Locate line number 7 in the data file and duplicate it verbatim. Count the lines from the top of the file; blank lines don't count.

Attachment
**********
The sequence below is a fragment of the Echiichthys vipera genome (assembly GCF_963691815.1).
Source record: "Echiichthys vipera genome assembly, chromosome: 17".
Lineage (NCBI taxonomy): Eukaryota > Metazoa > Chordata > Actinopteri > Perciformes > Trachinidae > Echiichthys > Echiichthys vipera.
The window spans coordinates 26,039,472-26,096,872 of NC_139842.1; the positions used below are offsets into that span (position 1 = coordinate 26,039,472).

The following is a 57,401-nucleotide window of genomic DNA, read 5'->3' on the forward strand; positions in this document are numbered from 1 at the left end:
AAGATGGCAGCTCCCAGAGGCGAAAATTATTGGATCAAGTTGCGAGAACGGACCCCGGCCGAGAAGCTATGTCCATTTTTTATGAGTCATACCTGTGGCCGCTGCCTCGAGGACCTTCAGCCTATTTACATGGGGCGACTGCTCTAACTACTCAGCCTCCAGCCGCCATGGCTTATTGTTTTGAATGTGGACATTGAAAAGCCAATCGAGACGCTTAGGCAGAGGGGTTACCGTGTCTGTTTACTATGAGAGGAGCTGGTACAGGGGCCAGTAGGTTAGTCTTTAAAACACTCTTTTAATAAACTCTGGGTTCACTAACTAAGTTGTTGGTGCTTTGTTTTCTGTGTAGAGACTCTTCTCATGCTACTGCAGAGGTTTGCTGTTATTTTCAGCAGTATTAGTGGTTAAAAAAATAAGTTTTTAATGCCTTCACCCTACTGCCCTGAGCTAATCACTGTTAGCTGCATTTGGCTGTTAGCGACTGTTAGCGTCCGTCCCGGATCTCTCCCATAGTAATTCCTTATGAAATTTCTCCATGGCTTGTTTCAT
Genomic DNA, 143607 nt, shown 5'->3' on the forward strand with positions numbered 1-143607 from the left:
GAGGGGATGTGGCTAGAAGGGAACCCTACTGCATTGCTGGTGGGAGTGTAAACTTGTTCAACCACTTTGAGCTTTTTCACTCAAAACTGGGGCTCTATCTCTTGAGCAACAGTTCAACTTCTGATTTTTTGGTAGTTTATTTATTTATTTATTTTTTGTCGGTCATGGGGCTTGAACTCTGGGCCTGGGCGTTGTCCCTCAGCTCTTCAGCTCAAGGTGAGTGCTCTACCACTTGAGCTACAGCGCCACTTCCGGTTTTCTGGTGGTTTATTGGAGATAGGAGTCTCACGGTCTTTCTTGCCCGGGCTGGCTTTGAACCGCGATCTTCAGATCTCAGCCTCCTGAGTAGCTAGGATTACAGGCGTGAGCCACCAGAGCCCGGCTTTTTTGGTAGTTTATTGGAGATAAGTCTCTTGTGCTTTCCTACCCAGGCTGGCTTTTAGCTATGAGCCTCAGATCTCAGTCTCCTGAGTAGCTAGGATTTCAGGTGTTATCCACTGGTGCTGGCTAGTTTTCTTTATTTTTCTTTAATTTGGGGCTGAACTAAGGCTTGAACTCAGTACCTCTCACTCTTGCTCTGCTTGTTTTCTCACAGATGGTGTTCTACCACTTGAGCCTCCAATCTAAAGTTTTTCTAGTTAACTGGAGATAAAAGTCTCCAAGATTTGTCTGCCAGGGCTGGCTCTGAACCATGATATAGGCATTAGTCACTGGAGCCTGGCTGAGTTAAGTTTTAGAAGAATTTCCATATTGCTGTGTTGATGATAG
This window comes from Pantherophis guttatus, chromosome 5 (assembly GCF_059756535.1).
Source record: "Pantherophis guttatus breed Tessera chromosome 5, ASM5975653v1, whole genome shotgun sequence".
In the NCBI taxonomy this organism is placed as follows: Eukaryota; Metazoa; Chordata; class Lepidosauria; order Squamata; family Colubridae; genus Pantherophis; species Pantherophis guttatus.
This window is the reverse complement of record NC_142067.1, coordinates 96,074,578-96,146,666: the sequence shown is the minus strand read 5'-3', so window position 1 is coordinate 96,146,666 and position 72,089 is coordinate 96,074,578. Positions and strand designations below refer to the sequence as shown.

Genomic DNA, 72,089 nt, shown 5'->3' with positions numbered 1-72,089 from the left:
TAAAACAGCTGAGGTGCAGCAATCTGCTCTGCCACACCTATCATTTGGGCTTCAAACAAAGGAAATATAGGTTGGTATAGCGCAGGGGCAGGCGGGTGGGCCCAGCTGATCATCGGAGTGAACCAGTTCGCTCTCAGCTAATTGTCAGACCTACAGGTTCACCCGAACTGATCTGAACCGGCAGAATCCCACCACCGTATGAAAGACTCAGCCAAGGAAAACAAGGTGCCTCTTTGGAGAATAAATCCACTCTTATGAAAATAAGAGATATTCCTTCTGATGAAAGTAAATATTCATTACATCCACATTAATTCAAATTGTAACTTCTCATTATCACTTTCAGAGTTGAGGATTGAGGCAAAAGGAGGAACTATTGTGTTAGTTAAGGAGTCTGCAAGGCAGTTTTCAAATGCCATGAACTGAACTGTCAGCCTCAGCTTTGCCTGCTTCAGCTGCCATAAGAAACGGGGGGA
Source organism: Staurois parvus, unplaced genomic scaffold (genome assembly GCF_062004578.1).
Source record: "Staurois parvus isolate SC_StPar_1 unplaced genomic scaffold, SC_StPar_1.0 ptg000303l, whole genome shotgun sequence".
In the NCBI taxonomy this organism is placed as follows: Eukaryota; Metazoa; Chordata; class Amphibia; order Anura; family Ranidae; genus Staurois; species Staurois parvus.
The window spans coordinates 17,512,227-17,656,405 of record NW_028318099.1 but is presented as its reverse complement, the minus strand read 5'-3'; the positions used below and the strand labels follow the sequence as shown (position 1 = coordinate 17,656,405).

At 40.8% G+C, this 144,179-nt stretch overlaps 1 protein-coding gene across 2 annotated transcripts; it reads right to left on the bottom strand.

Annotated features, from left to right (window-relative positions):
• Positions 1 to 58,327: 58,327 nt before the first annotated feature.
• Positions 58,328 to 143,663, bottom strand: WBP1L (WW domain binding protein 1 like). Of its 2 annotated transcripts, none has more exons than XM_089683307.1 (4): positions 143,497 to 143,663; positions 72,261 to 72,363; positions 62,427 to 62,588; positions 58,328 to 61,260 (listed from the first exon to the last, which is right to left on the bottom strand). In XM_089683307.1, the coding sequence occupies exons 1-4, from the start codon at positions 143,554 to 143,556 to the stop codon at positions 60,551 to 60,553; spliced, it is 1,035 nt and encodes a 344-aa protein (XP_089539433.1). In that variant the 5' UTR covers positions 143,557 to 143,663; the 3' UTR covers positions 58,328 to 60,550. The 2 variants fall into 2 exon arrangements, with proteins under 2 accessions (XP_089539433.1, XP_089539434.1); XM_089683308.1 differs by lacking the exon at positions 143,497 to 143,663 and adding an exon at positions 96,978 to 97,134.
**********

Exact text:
Genomic DNA, 143607 nt, shown 5'->3' on the forward strand with positions numbered 1-143607 from the left: